W3C home > Mailing lists > Public > www-style@w3.org > February 2006

Re: [BULK] - Re: [XHTML2] Spirit of "1.1.3. XHTML 2 and Presentation" (PR#7759)

From: David Woolley <david@djwhome.demon.co.uk>
Date: Mon, 20 Feb 2006 22:17:10 +0000 (GMT)
Message-Id: <200602202217.k1KMHAg01475@djwhome.demon.co.uk>
To: www-style@w3.org

> Some things are universal, and deserve a special place in the world.
> Style and script are universal to browsers, so I just accept that HTML

I might be wrong, but I am pretty sure that <script> originated from
JavaScript and not from HTML, or at least not from the HTML standardisation
process.

> was right first time, at least in terms of what the respective elements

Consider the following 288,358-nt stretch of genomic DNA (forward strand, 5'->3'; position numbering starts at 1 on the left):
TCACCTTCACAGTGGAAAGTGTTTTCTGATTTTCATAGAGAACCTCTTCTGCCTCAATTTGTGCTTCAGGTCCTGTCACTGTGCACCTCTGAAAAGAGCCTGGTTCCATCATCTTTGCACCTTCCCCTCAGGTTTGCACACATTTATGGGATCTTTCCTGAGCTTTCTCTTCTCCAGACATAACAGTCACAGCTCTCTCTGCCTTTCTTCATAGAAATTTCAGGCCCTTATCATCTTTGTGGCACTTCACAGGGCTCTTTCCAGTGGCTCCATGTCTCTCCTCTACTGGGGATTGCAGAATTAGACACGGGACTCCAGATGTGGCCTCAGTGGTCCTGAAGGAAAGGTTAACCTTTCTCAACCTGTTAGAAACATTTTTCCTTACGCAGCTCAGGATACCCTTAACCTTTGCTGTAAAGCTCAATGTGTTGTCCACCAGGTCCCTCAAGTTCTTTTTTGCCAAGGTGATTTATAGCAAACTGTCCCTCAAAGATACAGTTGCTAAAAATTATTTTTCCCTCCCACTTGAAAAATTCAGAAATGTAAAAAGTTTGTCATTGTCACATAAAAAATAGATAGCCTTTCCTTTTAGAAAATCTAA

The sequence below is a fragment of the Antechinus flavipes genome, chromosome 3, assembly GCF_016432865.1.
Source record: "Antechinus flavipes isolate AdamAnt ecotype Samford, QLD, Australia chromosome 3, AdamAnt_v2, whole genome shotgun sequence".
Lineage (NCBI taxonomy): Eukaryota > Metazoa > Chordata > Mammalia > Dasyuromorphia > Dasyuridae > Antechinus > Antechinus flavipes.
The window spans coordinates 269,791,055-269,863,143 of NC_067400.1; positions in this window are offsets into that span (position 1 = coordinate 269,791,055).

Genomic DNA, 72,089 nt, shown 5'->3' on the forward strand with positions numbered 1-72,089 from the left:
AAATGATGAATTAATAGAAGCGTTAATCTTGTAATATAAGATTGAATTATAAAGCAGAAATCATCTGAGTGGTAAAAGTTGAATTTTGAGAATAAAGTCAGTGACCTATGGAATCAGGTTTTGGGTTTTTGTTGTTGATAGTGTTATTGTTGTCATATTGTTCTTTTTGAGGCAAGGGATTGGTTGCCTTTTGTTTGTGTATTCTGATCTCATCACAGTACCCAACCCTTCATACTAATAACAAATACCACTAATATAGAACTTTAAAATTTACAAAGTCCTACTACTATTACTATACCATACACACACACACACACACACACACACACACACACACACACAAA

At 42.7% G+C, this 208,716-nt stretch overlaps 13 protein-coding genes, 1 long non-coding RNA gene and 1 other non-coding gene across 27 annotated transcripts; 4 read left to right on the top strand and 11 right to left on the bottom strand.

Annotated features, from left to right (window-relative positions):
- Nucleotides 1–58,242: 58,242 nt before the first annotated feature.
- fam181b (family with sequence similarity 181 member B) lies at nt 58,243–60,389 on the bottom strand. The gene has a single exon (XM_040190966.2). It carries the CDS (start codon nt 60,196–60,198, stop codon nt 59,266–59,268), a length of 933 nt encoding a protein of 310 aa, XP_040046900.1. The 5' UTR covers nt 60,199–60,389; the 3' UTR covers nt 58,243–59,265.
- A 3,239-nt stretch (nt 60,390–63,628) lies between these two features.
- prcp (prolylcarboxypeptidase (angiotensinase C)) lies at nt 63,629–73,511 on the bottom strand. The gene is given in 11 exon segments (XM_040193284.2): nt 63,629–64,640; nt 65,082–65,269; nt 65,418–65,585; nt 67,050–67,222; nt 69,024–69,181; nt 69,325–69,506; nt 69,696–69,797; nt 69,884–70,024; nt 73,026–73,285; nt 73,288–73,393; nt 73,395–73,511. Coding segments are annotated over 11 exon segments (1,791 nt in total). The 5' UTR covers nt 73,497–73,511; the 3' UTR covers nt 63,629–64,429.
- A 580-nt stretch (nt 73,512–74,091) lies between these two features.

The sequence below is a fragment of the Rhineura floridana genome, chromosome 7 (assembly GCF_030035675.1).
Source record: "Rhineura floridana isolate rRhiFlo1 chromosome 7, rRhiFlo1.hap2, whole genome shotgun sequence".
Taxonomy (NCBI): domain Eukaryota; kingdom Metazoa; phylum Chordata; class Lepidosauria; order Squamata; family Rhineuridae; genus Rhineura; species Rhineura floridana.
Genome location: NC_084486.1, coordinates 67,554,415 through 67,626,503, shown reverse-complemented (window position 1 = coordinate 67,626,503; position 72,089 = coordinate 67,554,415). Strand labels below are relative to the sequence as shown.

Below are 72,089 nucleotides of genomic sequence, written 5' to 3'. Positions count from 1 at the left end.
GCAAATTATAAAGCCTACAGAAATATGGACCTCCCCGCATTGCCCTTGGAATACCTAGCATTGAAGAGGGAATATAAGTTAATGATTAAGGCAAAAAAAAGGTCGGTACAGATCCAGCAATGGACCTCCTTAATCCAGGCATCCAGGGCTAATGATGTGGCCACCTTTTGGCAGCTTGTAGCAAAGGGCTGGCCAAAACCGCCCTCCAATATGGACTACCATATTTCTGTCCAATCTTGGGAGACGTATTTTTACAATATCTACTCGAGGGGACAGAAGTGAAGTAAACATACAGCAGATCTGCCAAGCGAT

> were called, what they represented, how people understand those things
> and how browsers implement them already.<br>

Script generally shouldn't be needed in true documents, and in web 
applications, the function could be performed by, say, Java, or .NET
bytecode, so script is too narrow a term in those contexts.

> If the standard were something like "unless explicitly specified
> otherwise, in all tagged documents, in all contexts, &lt;style&gt; and

W3C has no jurisdiction over many forms of tagged documents.

> &lt;script&gt; elements are <b>browser directives</b> and <b>not</b>

Browser directives should, as I understand SGML/XML (and I may be wrong)
be processing instructions, not markup elements.

PS.  Please do not send HTML to public mailing lists.  You will find
that none of the regulars do (and if you are going to use HTML, don't
misuse <br>, <b>, etc., and do make it comply with its declared DTD.
Received on Monday, 20 February 2006 22:21:42 GMT

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